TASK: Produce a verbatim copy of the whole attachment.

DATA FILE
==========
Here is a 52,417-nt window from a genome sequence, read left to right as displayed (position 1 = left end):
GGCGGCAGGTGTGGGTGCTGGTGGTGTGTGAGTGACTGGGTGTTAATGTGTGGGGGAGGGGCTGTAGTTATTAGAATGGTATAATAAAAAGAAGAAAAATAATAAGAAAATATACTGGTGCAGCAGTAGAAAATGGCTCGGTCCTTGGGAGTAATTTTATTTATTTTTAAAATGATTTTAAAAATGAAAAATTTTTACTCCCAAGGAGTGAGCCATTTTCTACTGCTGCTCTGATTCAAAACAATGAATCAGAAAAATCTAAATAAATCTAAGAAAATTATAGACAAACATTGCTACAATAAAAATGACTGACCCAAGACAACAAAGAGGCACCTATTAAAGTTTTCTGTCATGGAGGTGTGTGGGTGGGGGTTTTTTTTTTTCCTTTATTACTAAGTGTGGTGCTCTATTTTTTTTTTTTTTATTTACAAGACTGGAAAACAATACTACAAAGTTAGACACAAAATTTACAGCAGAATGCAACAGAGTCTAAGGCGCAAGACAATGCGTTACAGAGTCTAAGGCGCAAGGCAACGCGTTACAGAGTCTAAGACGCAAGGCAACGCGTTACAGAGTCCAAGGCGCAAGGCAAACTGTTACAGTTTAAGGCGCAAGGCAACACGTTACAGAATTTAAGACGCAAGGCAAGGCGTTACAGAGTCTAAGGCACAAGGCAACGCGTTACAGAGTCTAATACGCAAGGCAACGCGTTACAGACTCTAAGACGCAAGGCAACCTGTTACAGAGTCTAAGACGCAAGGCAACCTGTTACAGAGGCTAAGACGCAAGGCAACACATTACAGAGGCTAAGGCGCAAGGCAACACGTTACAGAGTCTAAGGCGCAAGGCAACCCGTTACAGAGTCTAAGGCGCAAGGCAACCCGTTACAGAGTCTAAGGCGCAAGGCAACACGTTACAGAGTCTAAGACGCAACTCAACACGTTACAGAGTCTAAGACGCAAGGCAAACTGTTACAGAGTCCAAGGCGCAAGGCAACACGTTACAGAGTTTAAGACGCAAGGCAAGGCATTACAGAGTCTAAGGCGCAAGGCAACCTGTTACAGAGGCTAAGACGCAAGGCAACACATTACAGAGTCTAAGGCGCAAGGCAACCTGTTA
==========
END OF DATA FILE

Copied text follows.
Here is a 52,417-nt window from a genome sequence, read left to right as displayed (position 1 = left end):
GGCGGCAGGTGTGGGTGCTGGTGGTGTGTGAGTGACTGGGTGTTAATGTGTGGGGGAGGGGCTGTAGTTATTAGAATGGTATAATAAAAAGAAGAAAAATAATAAGAAAATATACTGGTGCAGCAGTAGAAAATGGCTCGGTCCTTGGGAGTAATTTTATTTATTTTTAAAATGATTTTAAAAATGAAAAATTTTTACTCCCAAGGAGTGAGCCATTTTCTACTGCTGCTCTGATTCAAAACAATGAATCAGAAAAATCTAAATAAATCTAAGAAAATTATAGACAAACATTGCTACAATAAAAATGACTGACCCAAGACAACAAAGAGGCACCTATTAAAGTTTTCTGTCATGGAGGTGTGTGGGTGGGGGTTTTTTTTTTTCCTTTATTACTAAGTGTGGTGCTCTATTTTTTTTTTTTTTATTTACAAGACTGGAAAACAATACTACAAAGTTAGACACAAAATTTACAGCAGAATGCAACAGAGTCTAAGGCGCAAGACAATGCGTTACAGAGTCTAAGGCGCAAGGCAACGCGTTACAGAGTCTAAGACGCAAGGCAACGCGTTACAGAGTCCAAGGCGCAAGGCAAACTGTTACAGTTTAAGGCGCAAGGCAACACGTTACAGAATTTAAGACGCAAGGCAAGGCGTTACAGAGTCTAAGGCACAAGGCAACGCGTTACAGAGTCTAATACGCAAGGCAACGCGTTACAGACTCTAAGACGCAAGGCAACCTGTTACAGAGTCTAAGACGCAAGGCAACCTGTTACAGAGGCTAAGACGCAAGGCAACACATTACAGAGGCTAAGGCGCAAGGCAACACGTTACAGAGTCTAAGGCGCAAGGCAACCCGTTACAGAGTCTAAGGCGCAAGGCAACCCGTTACAGAGTCTAAGGCGCAAGGCAACACGTTACAGAGTCTAAGACGCAACTCAACACGTTACAGAGTCTAAGACGCAAGGCAAACTGTTACAGAGTCCAAGGCGCAAGGCAACACGTTACAGAGTTTAAGACGCAAGGCAAGGCATTACAGAGTCTAAGGCGCAAGGCAACCTGTTACAGAGGCTAAGACGCAAGGCAACACATTACAGAGTCTAAGGCGCAAGGCAACCTGTTA